Mar. 31st, 1934
Charleroi, Pennsylvania, USA
Shirley Jones' Main TV Roles
Main Movie Roles2007 - Christmas Is Here Again
2006 - Grandma's Boy
1984 - Tank
1979 - Beyond the Poseidon Adventure
1970 - The Cheyenne Social Club
1964 - Bedtime Story
1963 - The Courtship of Eddie's Father
1962 - The Music Man
1961 - Two Rode Together
1960 - Elmer Gantry
1956 - Carousel
1955 - Oklahoma!
Guest TV Roles
Ann Owens Arden
Grandma Linda Duncan
Herself - Singer
Named after child star 'Shirley Temple', Shirley Jones started singing at the age of six. She started formal training at the age of 12 and would dream of singing with her idol, 'Gordon MacRae'.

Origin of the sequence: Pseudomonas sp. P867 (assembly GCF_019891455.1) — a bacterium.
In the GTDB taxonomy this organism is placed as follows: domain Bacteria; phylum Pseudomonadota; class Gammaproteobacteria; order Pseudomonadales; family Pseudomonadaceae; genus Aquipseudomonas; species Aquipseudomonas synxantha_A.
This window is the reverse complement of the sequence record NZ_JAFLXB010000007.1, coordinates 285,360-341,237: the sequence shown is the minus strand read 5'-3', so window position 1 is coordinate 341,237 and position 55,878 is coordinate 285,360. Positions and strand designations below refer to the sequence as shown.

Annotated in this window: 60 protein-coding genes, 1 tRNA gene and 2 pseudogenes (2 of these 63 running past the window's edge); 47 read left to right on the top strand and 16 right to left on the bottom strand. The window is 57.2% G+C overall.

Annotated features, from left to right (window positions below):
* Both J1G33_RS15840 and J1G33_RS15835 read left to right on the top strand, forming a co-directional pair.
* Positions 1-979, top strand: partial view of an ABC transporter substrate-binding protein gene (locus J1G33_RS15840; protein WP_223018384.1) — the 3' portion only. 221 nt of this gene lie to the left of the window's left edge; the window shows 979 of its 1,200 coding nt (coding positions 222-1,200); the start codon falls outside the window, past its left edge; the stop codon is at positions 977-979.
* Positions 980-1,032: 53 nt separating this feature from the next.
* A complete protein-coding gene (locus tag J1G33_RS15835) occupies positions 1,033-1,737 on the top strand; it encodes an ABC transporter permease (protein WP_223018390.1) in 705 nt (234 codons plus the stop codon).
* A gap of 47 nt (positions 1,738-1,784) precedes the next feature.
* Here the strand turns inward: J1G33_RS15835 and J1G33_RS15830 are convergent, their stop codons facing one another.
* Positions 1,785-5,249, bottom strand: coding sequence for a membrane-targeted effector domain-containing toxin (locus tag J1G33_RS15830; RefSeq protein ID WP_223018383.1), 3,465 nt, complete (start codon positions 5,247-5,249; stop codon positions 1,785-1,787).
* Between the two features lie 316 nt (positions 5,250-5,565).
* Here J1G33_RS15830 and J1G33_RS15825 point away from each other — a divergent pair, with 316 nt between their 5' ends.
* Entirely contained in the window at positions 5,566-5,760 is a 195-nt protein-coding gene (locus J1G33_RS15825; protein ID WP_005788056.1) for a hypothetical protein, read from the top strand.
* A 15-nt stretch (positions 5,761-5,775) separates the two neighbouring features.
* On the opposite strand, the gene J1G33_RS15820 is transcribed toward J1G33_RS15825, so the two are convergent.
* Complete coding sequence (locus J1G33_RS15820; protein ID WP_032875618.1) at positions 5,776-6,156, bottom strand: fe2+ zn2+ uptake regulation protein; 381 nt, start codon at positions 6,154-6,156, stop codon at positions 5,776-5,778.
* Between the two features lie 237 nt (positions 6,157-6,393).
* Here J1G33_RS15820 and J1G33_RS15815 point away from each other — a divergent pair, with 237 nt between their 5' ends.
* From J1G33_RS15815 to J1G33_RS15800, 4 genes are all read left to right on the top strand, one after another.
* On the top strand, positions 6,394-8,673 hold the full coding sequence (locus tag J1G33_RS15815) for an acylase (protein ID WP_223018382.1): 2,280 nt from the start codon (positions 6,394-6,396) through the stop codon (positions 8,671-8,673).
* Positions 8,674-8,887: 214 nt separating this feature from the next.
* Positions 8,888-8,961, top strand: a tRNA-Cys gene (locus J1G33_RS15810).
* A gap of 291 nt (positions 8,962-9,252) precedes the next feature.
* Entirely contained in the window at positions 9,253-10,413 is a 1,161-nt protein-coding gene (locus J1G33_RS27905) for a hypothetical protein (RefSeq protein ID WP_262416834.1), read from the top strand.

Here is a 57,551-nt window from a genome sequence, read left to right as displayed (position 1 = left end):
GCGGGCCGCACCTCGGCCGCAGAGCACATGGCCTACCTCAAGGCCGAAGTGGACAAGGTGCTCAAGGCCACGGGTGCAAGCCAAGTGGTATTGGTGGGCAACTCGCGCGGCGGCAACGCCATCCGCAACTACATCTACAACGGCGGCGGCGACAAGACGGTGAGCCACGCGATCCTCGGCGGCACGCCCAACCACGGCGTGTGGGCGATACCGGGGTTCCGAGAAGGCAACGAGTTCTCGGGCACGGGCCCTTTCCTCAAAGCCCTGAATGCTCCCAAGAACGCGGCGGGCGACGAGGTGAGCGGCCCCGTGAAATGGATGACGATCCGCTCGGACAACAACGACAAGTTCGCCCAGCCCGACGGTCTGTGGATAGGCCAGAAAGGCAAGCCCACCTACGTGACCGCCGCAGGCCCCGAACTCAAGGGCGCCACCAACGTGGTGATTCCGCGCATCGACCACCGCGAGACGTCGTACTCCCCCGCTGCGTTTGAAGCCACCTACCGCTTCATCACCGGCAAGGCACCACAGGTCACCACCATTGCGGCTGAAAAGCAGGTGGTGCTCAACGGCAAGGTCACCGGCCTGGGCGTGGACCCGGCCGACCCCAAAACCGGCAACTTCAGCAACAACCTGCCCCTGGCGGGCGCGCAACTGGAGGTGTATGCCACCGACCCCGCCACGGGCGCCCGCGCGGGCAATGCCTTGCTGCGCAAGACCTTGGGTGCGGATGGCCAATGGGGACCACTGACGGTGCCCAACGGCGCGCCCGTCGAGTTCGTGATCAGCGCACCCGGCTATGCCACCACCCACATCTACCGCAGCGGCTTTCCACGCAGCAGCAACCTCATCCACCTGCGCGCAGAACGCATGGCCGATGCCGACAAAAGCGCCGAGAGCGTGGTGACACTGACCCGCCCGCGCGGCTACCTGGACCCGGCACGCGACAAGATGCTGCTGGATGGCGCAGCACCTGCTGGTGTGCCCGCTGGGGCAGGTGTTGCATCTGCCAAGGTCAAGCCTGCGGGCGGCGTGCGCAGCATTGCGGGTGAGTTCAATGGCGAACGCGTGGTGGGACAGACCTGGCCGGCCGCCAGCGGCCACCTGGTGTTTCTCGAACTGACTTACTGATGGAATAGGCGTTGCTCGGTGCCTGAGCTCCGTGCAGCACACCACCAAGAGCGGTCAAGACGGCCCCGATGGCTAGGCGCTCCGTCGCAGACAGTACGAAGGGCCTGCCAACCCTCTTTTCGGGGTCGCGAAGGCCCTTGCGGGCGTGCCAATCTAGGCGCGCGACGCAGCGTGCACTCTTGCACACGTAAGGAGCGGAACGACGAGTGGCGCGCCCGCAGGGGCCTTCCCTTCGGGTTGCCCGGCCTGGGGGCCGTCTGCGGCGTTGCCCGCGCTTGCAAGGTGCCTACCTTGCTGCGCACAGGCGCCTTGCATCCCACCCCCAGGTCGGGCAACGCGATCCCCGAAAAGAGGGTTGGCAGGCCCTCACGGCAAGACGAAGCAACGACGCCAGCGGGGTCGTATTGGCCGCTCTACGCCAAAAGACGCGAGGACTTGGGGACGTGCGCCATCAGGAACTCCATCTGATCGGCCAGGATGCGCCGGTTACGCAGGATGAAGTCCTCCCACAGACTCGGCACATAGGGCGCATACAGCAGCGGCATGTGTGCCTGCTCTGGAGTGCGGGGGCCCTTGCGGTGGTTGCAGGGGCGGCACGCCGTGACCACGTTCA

Upon graduating from high school, Shirley went to New York to audition for the casting director of 'Rodgers & Hammerstein'. Taken by Shirley's beautifully trained voice, Shirley was signed as a nurse in the Broadway production of "South Pacific". Within a year, she would be in Hollywood to appear in her first film "Oklahoma!"(1955) as Laurie, the farm girl in love with cowboy 'Gordon MacRae'.
"Oklahoma!" would be filmed in CinemaScope and Todd-AO wide screen and would take a year to shoot. After that, Shirley returned to Broadway for the stage production of "Oklahoma!" before returning to Hollywood for "Carousel" (1956). But by this time, musicals were a dying art and she would have a few lean years.